I'd had this manhwa on my wishlist for quite some time and finally got around to checking it out. Based on the rave reviews it has gotten, I was honestly hoping for something better. I read only around half of the first volume before dropping it, and I would have dropped it sooner if not for my sincere desire to actually want to enjoy this series. After all, it's not often that you get a thoughtful, well-written shounen-ai manga. However, I found I just couldn't get through this one. The art is fairly dated (1998), but I was willing to bear it for the sake of the story. The story, though, hardly captured my interest beyond the first brutal meeting the protagonist has with the eponymous Dai. Only a few pages after that breathless opening scene, however, the manhwa fell into a montage of classic slice of life genre sequences which reintroduced the male and female leads in much less dynamic settings where characters I honestly couldn't care less about at the moment (the protagonists' respective friends) cropped up like weeds.These "cool down" scenes served only to dull the feelings of suspense and intrigue I had begun to cultivate, for I felt like I wasn't given enough time with the two protagonists to care about their mundane daily lives and abstract musings just yet.

Of course, this wasn't the only factor that killed my interest. What felt really clunky to me were the boxes and boxes of narration and reflection done on part of the two main POV characters. It was a chore to read them along with all of the meaningless dialogue made on the part of the side characters. The prose was hackneyed, insipid, and I felt that the author was using it as a vehicle to tell rather than show the characters' reactions. I do not hold the belief that comic artists must be excellent crafters of prose; good writers, yes, but not in the sense of a traditional prose writer. Therefore, I have to wonder why this author fell on a clear weak point of hers to try and tell the story. Perhaps it was meant to sound profound or meditative, but it came across as the opposite - shallow, a lazy cop-out.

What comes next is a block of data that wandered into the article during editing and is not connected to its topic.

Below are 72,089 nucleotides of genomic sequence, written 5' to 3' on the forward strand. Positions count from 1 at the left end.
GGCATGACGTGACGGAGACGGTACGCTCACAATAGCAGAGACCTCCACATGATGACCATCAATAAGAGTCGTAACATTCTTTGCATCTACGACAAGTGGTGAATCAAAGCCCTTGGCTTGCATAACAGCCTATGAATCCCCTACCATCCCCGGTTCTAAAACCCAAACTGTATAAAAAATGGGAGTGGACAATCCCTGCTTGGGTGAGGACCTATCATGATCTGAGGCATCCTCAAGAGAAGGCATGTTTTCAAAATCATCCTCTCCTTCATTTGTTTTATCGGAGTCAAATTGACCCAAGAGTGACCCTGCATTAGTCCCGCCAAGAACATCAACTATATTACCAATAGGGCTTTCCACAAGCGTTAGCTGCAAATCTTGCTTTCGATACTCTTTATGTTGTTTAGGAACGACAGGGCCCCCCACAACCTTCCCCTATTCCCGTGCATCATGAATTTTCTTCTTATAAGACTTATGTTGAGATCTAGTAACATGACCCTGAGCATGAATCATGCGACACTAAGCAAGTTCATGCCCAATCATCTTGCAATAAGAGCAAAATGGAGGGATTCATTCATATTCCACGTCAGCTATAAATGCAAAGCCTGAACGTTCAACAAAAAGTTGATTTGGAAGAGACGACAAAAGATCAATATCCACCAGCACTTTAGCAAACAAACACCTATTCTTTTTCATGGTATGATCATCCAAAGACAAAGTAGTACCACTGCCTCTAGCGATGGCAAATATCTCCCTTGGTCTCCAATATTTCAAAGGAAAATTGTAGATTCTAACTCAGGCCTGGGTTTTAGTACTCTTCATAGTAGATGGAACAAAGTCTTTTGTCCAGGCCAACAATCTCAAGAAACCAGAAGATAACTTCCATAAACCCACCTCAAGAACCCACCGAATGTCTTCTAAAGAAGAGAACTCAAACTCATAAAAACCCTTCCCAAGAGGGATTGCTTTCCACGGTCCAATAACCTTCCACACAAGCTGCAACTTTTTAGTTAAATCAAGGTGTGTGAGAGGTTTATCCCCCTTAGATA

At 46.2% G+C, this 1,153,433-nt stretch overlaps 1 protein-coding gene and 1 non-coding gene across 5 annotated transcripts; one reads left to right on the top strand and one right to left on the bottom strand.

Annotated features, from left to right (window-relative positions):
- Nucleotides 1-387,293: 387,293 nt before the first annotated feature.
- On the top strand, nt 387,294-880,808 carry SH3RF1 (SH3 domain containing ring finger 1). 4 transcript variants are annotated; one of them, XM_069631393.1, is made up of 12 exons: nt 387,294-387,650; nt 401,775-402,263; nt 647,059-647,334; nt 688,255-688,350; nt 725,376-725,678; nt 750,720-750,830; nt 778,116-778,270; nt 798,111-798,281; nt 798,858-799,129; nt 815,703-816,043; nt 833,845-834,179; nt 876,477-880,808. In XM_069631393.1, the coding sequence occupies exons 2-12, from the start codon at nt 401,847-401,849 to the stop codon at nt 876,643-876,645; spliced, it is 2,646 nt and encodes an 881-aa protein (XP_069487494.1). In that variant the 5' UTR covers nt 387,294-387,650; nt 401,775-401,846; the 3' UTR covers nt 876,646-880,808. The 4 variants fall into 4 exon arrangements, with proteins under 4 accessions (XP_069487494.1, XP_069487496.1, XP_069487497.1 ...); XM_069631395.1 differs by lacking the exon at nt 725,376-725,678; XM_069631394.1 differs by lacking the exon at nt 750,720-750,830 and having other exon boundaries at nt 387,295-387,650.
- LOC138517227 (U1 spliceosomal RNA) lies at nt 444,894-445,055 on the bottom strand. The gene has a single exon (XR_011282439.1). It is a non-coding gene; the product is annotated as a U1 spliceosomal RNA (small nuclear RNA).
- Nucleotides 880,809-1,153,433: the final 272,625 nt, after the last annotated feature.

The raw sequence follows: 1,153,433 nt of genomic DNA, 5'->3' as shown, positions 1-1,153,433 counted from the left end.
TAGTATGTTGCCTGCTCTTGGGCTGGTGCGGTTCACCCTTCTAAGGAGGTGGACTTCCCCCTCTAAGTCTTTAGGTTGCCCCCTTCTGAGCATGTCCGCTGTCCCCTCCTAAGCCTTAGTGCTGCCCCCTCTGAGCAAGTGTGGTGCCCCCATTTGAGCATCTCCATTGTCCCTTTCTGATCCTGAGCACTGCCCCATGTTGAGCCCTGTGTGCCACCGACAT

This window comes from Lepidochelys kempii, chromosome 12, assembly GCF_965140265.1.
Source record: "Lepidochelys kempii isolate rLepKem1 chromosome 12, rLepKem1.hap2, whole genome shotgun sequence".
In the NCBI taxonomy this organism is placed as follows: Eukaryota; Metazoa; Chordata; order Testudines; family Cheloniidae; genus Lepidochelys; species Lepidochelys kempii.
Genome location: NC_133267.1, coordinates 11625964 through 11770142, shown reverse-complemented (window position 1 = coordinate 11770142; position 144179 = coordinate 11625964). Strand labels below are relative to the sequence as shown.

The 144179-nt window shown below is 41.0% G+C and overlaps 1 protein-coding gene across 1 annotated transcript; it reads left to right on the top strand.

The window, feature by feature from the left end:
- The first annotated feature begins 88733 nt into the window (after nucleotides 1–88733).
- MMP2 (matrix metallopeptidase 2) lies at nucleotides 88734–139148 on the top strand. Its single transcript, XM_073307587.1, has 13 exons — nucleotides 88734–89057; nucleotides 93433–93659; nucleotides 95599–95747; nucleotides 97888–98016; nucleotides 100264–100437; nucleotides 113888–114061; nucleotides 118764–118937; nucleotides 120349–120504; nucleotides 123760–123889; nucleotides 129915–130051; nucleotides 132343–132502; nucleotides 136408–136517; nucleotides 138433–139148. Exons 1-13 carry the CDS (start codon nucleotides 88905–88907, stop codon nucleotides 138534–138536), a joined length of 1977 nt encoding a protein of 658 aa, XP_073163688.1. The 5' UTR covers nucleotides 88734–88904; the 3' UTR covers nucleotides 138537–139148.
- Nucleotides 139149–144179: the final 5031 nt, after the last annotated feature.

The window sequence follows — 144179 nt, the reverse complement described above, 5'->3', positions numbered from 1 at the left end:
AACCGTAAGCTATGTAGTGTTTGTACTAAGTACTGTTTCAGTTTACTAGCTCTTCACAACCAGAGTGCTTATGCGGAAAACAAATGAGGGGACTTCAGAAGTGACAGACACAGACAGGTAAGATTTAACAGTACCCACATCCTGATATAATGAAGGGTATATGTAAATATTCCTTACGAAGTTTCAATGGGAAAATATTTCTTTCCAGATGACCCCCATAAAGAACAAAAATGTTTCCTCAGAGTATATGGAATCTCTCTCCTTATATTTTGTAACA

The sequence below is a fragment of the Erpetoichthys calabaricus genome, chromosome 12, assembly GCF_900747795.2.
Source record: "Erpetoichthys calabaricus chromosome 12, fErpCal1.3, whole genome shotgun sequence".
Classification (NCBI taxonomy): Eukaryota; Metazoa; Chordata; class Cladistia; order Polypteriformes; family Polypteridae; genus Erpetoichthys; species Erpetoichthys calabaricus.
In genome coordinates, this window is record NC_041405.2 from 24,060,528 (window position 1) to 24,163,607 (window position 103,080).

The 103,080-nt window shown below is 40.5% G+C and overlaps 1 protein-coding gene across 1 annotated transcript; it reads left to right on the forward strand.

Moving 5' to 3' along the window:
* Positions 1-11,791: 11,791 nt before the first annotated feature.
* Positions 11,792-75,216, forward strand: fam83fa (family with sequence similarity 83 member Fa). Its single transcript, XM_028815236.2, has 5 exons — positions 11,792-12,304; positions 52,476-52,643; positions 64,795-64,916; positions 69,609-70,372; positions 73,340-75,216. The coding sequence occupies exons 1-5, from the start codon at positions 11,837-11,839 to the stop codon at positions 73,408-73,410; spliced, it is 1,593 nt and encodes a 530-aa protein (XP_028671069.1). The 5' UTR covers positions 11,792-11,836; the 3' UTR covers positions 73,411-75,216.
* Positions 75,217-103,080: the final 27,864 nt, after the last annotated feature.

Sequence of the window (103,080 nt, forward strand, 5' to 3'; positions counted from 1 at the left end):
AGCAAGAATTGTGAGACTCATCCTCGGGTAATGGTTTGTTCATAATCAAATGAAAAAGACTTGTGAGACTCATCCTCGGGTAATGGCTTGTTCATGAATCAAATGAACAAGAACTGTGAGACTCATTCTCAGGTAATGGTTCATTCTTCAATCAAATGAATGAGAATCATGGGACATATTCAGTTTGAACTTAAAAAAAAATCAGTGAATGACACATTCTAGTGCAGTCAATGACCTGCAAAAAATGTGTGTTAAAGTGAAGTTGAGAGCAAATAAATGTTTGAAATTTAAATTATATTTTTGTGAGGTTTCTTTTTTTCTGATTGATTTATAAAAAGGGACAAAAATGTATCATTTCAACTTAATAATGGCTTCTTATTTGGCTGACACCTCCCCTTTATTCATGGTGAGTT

Finally, I did not understand the main character's motivation for staying with Dai when he could have left with the girl. Was his irrational and unfounded decision supposed to mirror some crazy Stockholm dynamic or an internal masochistic fantasy of his? We learn so little about his character that it's impossible to say. I felt as if the author couldn't come up with a legitimate reason for him to stay with the guy who had tortured and humiliated him on more than one occasion and so tried to play it off as some weird, superficial fascination he had developed for Dai after only a few abusive encounters. Honestly, the whole thing seemed incredibly forced to me, and I had to stop reading after that because I realized that I just didn't care about the characters enough to keep on.

I understand that this manhwa is quite popular, and I can believe that it's a lot better than most of the BL out there, so I won't rate it after having read only half a volume. However, from what I read, I found myself bored and apathetic, and so I won't be continuing this one.
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Beautiful  
by CuthienSilmeriel
April 5th, 2009, 11:24pm
Rating: 10.0 / 10.0
One of the most beautiful and amazing stories I have ever come across. Shounen ai really isn't my thing but this was about so much more than 2 boys in love. The characters were fantastically unique and the trials heart-wrenchingly real. I found the art to be a great reflection of the manhwa and the story is so deep and emotional. The sheer amount of tragedy in this can seem to paraody a cliche soap but the way the lives of the characters intertwine so that the tragedy of one is the tragedy of many if not all the others keeps a definite sense of realism. The potrayal of beautiful violence and over-powering love is extremely well done, the love scenes being more touching than corny and the violence shocking but relatable. An emotional rollercoaster and compelling read. There is a lot of text but that only serves to drawn you deeper into the story in my opinion. I felt the ending was slightly rushed but nevertheless it was a fantastic way to end it.

In short one of my favourite ever reads and one I shall definitely read again and again. A must read no matter what you preference. Absolute perfection.